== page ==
France’s winter truffle hunting season begins in November. Here’s what you need to know about this special time of year and how you can get involved.
France’s truffles are world-renowned and of the 50 metric tonnes the country produces annually, truffles harvested in winter are considered the most fragrant and delicious. What exactly are truffles and why are they so prized? Truffles are a subterranean fungus that grow inside tree roots and while this definition might not make them sound very glamorous, they infuse dishes with such a unique, rich flavour that they are otherwise known as ‘Black Diamonds’ and are synonymous with French haute-cuisine. They make a delicious addition to pasta, risotto or foie gras. In particular Périgod black truffles. Truffles are particularly prized (and expensive) because it is very hard to farm them and they only like very specific kinds of soil and tree. How are truffles harvested? These days most truffles are harvested from orchards but many can still be found in the wild. They grow a few inches underground on tree roots and are hunted by dogs or pigs, who use their keen sense of smell unearth them. The animal is accompanied by a truffle farmer or harvester who collects the fungi, making sure that none get eaten along the way.
Photo: AFP Where can you find truffles in France? There are pockets of truffle growth all over France, with the most significant being in the south and east of the country. Truffles harvested in winter include: Périgord or black truffles are one of the most expensive edible mushrooms in the world, highly prized for their flavour and smell. They grow on oak and hazelnut trees in the regions of Valculse, Alpes-de-Haute-Provence, Drôme, Gard, Lot and, of course, Périgord.
Map: Fédération Française de Trufficulteurs The slightly less prized brumale truffle or winter truffle grows in the same regions as the black truffle and is known for it’s sweet peppery taste. The Burgundy or Champagne truffle has a strong smell and flavour and grows well in areas that have calcium soil, like the Loire, Burgandy and Champagne. The Lorraine truffle has a unique love-it-or-hate-it smell, a slightly bitter taste and grows in Provence, Lorraine, the Loire and Burgandy.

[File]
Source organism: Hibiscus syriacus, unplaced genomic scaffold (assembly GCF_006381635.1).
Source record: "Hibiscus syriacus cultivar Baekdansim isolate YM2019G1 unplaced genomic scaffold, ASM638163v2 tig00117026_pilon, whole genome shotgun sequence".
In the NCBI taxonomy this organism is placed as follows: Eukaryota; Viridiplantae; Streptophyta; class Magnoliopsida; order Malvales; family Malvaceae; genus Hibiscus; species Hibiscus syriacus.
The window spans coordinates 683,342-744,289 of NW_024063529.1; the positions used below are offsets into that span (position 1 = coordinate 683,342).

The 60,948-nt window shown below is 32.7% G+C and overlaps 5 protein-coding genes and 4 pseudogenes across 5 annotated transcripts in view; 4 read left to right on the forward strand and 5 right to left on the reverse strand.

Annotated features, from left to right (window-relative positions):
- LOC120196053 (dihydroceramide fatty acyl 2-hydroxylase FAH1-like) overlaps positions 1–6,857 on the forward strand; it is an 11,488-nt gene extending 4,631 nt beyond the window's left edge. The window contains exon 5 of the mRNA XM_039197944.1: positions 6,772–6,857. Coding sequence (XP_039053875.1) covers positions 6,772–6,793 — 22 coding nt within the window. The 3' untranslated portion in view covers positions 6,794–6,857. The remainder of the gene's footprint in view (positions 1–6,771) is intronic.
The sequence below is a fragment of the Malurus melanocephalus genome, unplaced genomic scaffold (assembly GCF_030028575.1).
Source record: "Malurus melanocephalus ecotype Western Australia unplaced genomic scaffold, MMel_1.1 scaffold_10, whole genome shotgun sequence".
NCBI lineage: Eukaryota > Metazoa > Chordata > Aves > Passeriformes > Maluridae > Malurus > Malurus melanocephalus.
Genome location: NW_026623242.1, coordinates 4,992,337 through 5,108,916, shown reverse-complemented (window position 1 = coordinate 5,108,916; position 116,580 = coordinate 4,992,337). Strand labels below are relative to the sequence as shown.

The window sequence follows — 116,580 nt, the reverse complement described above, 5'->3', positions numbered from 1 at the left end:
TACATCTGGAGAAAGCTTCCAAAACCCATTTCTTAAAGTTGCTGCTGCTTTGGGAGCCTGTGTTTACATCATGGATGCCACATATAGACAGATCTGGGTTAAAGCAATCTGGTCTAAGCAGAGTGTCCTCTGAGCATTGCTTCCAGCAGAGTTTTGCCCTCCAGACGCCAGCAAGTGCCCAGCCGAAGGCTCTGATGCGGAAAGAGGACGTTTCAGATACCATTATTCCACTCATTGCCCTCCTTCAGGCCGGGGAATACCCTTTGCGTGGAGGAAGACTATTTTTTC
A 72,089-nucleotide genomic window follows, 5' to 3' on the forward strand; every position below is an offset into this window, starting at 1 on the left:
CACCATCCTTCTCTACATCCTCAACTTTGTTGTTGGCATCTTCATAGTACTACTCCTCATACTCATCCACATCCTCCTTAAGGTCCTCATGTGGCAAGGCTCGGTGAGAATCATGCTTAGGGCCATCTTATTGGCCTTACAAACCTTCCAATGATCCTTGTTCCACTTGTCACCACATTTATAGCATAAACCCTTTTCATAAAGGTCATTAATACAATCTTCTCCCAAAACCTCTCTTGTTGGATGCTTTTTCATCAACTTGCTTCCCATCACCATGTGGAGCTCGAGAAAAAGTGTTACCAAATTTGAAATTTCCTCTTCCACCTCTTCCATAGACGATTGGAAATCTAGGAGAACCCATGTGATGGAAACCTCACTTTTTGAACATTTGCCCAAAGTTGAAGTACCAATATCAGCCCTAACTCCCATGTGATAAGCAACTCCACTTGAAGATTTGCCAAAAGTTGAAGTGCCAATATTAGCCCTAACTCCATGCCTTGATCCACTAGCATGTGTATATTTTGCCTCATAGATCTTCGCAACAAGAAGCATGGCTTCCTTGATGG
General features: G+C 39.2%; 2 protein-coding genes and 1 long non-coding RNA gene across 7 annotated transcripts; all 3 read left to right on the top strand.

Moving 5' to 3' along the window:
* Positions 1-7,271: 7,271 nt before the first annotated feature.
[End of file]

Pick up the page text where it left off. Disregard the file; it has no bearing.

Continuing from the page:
A truffle farmer and his truffle dog, Laura, look for black Perigord's truffles in Neuvic. Photo: AFP How can I get involved in truffle season? The best way to get involved in the truffle season has to be spending a crisp winter morning truffle hunting in the French countryside. Many truffle farmers offer guided hunts where you can join them and their animal companion on a walk through the woods to see exactly how they track down the elusive fungi. You can book your self onto a six-hour truffle hunting tour in Cahors here and one in Provence here. While you’re in town, fêtes de la truffeare held in truffle-producing regions (particularly in the south east) throughout the winter season, and play host to plenty of truffle-related events - most notably weekly truffle markets. Some of the most well-known marchés aux truffeinclude Lelbenquein the Lot, Carpentras and Richerenchesin the Valcluse department of Provence-Alpes-Côte d’Azur and Saint Alvèrein the Dordogne.
Even if you don’t splurge on a fungi to take home with you these markets are a great way to get up close, have a sniff and maybe taste a few of these edible beauties. These markets also play host to plenty of truffle-related events such as truffle masses, giant truffle omelette making competitions and truffle hunting demonstrations. Finally, the simplest way to make the most of winter truffle season in France is to keep an eye out for French truffles on restaurant menus. You won’t find them listed as a solo item, but look for dishes that are truffé (‘with truffle’) to sample their distinctive and delicious flavour. Five French words to know caver – to dig (specifically for truffles) la truffière – truffle patch la récolte – harvest le rabassier – a truffle collector trufficulture – the production of truffles